Indonesia's Mount Sinabung volcano on the western island of Sumatra continued to throw ash and rock into the air after several huge eruptions on Saturday killed more than a dozen people.
Mount Sinabung, which had been dormant for 400 years until a 2010 eruption, has repeatedly spewed lava in explosions ever since, according to BBC News.
Three schoolchildren and a teacher were among numerous people killed in the latest incident, emergency official Sutopo Purwo Nugroho said. Officials fear casualties will mount as they investigate further.
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A series of blasts from the 8,530-foot volcano flung lava and rock nearly three miles away, the New York Times reported.
Billowing black clouds can be seen covering the top of Mount Sinabung as farms and roads around the volcano were cloaked in ash.
"No evacuations could be made at this stage because of the potential for more eruptions," Andi Arief, a presidential staff member, told Reuters.
Authorities recovered 14 bodies from the area Saturday after temperatures around the area cooled, Yopie Haryadi, a spokesman for Indonesia’s National Search and Rescue Agency said.
"No one is reported missing, but we don't know for sure," Yopie told the New York Times. "Sometimes people can come and go to check on their homes. We will try to search again, but we have to wait until the situation is clear, given the hot clouds."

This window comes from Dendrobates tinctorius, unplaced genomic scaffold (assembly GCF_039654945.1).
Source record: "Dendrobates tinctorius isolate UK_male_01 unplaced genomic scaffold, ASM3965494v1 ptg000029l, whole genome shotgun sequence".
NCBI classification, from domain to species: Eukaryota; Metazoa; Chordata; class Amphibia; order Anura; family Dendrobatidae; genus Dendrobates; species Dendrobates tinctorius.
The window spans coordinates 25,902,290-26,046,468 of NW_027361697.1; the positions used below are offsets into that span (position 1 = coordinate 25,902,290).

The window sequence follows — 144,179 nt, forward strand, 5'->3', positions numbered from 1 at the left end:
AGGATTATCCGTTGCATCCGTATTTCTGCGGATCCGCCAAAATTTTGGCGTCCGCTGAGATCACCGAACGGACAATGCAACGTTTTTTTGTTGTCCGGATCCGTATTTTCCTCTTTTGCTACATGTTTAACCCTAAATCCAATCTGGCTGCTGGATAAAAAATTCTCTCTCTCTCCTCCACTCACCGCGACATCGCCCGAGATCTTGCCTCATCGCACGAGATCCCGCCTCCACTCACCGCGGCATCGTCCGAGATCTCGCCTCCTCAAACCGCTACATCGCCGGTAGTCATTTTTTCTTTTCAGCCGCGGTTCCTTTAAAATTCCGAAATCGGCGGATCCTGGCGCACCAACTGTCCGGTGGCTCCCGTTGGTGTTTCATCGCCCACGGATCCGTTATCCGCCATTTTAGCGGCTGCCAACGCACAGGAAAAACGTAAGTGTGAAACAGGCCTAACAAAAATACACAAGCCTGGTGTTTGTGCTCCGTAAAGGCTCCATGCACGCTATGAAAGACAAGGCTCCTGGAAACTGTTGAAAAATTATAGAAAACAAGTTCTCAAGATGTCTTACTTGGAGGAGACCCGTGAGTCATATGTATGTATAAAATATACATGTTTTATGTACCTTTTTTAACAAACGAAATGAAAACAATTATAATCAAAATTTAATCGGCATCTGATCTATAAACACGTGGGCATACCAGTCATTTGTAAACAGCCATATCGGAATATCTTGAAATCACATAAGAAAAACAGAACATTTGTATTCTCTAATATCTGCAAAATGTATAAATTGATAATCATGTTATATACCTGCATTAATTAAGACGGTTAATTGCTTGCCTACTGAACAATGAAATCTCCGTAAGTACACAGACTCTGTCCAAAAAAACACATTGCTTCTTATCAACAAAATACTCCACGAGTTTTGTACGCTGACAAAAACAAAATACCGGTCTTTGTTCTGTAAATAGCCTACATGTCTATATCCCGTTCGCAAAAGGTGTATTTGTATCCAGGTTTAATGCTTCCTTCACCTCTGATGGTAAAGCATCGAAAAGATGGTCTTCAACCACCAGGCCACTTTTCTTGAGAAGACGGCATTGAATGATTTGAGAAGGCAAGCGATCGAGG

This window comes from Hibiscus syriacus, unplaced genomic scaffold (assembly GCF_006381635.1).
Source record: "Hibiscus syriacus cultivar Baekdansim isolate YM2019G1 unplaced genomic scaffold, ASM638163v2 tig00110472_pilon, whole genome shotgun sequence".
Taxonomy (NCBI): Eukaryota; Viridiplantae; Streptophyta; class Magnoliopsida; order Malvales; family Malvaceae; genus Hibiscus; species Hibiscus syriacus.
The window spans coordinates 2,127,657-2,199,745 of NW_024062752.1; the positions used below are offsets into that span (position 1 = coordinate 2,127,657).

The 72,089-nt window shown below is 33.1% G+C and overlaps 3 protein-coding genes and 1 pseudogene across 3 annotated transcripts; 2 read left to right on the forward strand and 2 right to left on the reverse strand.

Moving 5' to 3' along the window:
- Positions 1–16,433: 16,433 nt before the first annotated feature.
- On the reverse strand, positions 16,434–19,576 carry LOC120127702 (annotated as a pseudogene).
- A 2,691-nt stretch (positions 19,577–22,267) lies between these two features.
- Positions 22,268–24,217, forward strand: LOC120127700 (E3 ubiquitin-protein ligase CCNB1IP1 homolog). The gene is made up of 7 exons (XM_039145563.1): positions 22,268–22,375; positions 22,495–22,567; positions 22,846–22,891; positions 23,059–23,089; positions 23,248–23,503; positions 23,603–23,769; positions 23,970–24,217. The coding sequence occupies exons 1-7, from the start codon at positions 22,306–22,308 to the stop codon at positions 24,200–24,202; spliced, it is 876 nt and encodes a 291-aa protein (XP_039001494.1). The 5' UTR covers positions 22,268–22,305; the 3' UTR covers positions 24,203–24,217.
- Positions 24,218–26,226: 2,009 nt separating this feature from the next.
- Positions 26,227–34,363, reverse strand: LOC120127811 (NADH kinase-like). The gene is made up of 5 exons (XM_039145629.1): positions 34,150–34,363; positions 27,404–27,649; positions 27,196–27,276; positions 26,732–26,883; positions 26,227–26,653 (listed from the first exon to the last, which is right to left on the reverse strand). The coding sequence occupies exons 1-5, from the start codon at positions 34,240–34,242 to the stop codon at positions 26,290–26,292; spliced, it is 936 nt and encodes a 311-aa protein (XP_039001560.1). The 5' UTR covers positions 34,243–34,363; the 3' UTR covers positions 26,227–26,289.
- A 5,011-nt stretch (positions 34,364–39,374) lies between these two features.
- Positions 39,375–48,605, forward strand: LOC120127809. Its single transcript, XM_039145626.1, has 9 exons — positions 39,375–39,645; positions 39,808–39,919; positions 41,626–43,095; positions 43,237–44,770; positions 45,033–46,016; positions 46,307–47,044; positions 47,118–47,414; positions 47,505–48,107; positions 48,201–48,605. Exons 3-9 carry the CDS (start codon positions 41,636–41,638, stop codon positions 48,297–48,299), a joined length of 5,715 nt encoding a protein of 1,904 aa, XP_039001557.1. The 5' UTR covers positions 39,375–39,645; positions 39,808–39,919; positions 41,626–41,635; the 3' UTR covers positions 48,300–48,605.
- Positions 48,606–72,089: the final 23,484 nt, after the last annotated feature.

On Friday, Indonesian authorities allowed nearly 14,000 people living outside the danger zone to return to their homes after previous volcanic activity appeared to subside, Parlindungan Harahap, a reporter for the newspaper Sumut Pos said.
But the National Board for Disaster Management denied reports that the agency had authorized evacuees to return home, saying they had placed warning notices and posted guards at access points to Mount Sinabung’s slopes.
BBC News reported that some 30,000 were displaced and at least two people died when the volcano first erupted in 2010. Mount Sinabung is one of 130 active volcanoes in Indonesia.
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